If you happen to be one of those people looking for a pay raise, the Houston Astros might be the organization to join as they appear to be ready to spend a little dough. Today they signed free agent infielder Jed Lowrie to a $23 million, three-year contract in one of the least anticipated reunions of the winter.
While everyone in Boston was hoping to win back the heart of Jon Lester, the Astros were easily able to convince Lowrie that there was no better place to be than Houston. Perhaps tickets to next year’s South By Southwest Festival was an added bonus.
Lowrie returns to Houston after spending two seasons with the Oakland Athletics. When he was with the Astros in 2012, things were a lot bleaker than they are now. There was no George Springer or Jon Singleton to watch blossom. The 2012 Astros were so bad, the generally light-hitting Lowrie was second on the team in home runs and he only played in 97 games.
After experiencing a high in Oakland, Lowrie’s trip back to Houston should be a more humble experience. A former first round draft pick by the Boston Red Sox, he has played for teams at every level of the Major League Baseball standings. In the Athletics’ lineup, he often went forgotten. With the Astros though, he’s the veteran presence and a potential leader.
We forget with this big free agent class how the Astros actually have improved this offseason. They signed free agent relief pitchers Luke Gregerson and Pat Neshek on the same day, giving them a much improved bullpen. Along with potential MVP-candidate Jose Altuve as the team’s leadoff hitter, Lowrie is coming to the biggest joke in sports when they are no longer that funny. They weren’t even the worst team in the state last season as they managed to win more games than the Texas Rangers.
When Lowrie heads to the Astros’ camp this spring training, he will be the second highest player to only Feldman. As the team continues to rise up the ranks, expect more money to be spent. The Astros are probably not ready yet to smash the piggy bank, but certainly are not afraid to trade all of the quarters they find under the cushion.
A mystery team has placed more than the $5 million bid to talk money with Korean shortstop Jung-Ho Kang.
Like anyone who grew up doing puzzles or trying to solve the mystery of why mommy and daddy are fighting, I would love to look at the clues and find out before everyone else which Major League Baseball team is currently talking with the shortstop. There’s a new factor to consider, though, and it’s that Kang may end up playing somewhere else on the field due to his poor defense.
Originally I had planned to swiftly knock out any team with an already established shortstop. Now that it’s very likely Kang ends up moving to second base or third base, a lot more teams are in contention.
There’s no team in baseball who would turn down a new player at any of these three infield positions. Off the top of my head only the Boston Red Sox and Los Angeles come to mind as franchises already looking comfortable in these three spots. At the same time I would still never rule out the Dodgers trading third baseman Juan Uribe or the Red Sox deciding Xander Bogaerts is not the guy for them at shortstop. Going into the 2015 season though, these are two organizations I would advise not to take a risk on Kang since he may have an adjustment period.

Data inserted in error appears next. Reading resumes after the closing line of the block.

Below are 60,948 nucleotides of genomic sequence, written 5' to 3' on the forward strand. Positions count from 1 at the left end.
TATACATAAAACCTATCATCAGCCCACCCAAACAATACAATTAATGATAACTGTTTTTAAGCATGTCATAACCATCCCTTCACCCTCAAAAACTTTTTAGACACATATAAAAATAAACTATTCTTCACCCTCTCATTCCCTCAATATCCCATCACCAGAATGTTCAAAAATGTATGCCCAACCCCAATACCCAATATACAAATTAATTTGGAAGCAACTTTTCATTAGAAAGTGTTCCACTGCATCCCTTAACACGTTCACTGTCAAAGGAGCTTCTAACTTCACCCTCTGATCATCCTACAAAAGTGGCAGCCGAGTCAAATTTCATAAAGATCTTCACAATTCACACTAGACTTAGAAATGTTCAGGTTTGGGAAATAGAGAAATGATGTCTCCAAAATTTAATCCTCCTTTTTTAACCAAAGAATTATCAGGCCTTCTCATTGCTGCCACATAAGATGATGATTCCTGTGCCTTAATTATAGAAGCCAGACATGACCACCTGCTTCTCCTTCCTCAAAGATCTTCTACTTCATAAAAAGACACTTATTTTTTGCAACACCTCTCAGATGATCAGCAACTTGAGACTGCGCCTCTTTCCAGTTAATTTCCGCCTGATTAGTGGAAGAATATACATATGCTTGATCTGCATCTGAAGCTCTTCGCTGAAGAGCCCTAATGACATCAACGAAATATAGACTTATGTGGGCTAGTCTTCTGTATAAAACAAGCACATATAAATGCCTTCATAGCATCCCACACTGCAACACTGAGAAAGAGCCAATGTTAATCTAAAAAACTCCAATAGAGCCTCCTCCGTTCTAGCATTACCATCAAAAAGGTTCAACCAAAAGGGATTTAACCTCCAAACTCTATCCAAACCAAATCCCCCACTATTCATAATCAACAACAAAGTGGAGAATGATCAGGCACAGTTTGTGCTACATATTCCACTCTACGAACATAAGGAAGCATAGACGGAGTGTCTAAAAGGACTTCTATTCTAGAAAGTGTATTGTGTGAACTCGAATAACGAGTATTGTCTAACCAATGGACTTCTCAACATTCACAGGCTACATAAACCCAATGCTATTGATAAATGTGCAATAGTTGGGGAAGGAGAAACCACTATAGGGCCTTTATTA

Right now the best option I see for Kang is going to a bad team like the New York Mets or Philadelphia Phillies. It’s good for the teams because both are in big markets and shouldn’t shy away from any move available. For Kang, he at least knows they won’t rollover like a smaller market team.
The San Francisco Giants could also use some help on the infield. The defending champions aren’t going to be able to get by with Madison Bumgarner pitching 3 out of every 7 games to make up for their lack of a strong offense.
We now have less than 30 days before Kang either signs or stays in Korea.
Philadelphia Phillies’ General Manager Ruben Amaro Jr. had some harsh words regarding first baseman Ryan Howard, the same guy he decided was worth $20 million a year. It appears hindsight might be getting the best of Amaro Jr. in what could be his last season in a position of power.
“I told him that in our situation it would probably bode better for the organization not with him but without him,” Amaro said Friday in an interview with 97.5 The Fanatic, via NJ.com. “With that said, if he’s with us, then we’ll work around him. We’ll hope he puts up the kind of numbers that we hope he can and we’ll see where it goes from there.”
In the history of break-ups, this is pretty nasty. Even Jeffrey Dahmer invited his victims over for a drink.
This honesty from Amaro Jr., although refreshing, is too little too late. Had he been this way since the beginning it may not seem so harsh. Instead, since he always seems like a generally nice guy, opinions on him may sour even further than they already have.
At least Amaro Jr. is saying what the rest of us are thinking.